Chasing Windows

To me it is an unfortunate trend that Linux is heading to a path of convergence with Windows. Several months ago I was at The Peninsula Linux Users' Group and there was a conversation discussing Linux's functionality as a desktop in comparison to WinXP.
The conversation went something like this:
"We need widget integration across application"
"We need full compatibility with MS Office"
"All system configurations should be handled via a graphical user interface"
And on and on...

I just sat there and bit my lip.

It seems to me that both of the the two main Linux Desktops are rapidly trying to position themselves somewhere between OS-X and XP with lots of whiz-bang eye candy and the RAM use to prove it -- systemr equirements be damned.

I know I am offending some here, but why concentrate on a desktop that runs poorly with a 1GHz processor and 256M of ram? The way Linux will gain a foothold is by running well on legacy hardware, Linux desktops should run well on hardware that is at least 5 years old.

Obviously, it can be done, and the experienced Linux user can set up basically any distribution with hand picked applications and windowing environment. But the typical newbie isn't going to do that -- he's going to put Mandrake or Fedora on his old 500MHz P2 with less than 128MB of ram with the default KDE or Gnome. Right, it is going to run like a pig, and the newbie is going to say, "I thought Linux was suppose to be efficient?" and walk away.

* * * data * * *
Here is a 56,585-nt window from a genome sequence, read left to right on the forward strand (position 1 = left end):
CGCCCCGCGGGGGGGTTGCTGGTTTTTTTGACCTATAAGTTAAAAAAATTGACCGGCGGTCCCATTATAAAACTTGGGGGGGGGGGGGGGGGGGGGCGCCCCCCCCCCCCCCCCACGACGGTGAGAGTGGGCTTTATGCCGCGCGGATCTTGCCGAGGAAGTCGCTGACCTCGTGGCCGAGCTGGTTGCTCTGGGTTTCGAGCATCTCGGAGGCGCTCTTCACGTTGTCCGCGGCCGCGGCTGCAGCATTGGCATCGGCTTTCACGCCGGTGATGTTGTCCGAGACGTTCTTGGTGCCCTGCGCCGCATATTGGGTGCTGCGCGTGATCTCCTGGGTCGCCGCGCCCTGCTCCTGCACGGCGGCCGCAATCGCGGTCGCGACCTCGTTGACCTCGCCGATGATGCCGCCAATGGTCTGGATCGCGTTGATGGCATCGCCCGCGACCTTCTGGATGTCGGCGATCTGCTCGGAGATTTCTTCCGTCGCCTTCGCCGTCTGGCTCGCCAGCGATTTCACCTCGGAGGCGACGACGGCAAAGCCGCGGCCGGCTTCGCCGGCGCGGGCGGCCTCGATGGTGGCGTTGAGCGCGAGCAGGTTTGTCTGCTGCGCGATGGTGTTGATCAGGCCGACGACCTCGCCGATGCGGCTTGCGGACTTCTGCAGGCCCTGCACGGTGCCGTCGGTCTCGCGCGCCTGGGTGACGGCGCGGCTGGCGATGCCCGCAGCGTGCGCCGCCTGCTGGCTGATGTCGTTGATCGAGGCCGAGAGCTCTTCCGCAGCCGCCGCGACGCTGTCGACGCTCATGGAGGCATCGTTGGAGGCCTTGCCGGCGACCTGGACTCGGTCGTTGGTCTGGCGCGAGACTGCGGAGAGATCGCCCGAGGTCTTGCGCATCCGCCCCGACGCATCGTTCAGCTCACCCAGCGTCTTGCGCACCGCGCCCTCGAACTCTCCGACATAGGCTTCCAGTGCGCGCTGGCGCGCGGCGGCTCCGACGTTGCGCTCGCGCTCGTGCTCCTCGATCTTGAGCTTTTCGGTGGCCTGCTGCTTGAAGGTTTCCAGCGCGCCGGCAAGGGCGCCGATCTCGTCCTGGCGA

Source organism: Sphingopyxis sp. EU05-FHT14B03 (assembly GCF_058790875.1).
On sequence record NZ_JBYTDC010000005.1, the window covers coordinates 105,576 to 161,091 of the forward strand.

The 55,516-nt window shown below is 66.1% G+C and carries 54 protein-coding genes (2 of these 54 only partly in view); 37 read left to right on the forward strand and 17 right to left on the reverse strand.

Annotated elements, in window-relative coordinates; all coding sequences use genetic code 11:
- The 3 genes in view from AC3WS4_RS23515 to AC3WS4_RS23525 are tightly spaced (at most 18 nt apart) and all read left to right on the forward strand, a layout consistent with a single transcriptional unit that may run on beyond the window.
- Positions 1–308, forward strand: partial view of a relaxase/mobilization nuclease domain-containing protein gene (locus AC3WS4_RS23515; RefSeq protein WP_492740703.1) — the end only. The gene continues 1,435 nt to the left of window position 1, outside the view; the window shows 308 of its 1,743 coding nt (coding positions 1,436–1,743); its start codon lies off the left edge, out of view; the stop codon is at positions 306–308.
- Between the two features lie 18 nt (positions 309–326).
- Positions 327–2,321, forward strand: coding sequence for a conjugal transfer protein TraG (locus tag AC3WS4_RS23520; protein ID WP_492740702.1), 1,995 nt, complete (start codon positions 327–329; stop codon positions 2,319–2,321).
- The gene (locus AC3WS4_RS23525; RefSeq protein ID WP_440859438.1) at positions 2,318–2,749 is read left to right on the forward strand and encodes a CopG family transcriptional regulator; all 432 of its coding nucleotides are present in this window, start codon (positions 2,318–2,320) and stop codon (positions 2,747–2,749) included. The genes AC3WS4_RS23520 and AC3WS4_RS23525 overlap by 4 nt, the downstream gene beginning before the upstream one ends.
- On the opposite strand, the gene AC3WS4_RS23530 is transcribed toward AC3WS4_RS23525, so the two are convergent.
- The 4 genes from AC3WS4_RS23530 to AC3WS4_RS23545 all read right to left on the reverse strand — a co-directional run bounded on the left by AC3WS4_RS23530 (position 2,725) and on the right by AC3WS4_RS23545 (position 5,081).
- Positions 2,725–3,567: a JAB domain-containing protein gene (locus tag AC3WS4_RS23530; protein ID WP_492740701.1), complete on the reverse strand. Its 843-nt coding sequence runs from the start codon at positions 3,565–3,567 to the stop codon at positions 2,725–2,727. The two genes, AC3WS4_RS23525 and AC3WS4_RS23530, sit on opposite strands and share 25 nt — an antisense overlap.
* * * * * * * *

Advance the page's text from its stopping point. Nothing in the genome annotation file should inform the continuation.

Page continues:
It goes past this too, I feel like "First World" OS developers are turning their backs on the Developing World, what main stream Linux distribution would be a good desktop choice for the typical computer found in Brazil or rural South Africa?

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perhaps it's not so bad

I believe I understand your concern. Making linux act like and look like Windows, and take on all the monolithic traits of Windows, is exactly not what I'm hoping for.

However, Linux retains something which I think will prevent it from going off the edge. The user has a choice of what to do with it. As long as the choice is there, The Windows-centric users will not define what Linux is. I don't think we can prevent unwanted changes if these changes are welcomed by a large number of users, but we can choose for ourselves whether or not these changes will benefit us. Some changes may be good, and some not is our choice to assimilate with those changes we want, and reject what we don't need or want.


The thing to look at is this....XP looks like XP to everyone using XP...MacOS looks like MacOS to everyone using MacOS...but linux could look like a lot of things to a lot of people.

You can stay command line, you can use a lite gui, you can lay it on thick with every gnome widget ever made, you can make linux look like XP, AmigaOS, wahtever you want.

Some folks want that option, some folks who will never use the option but like that its there.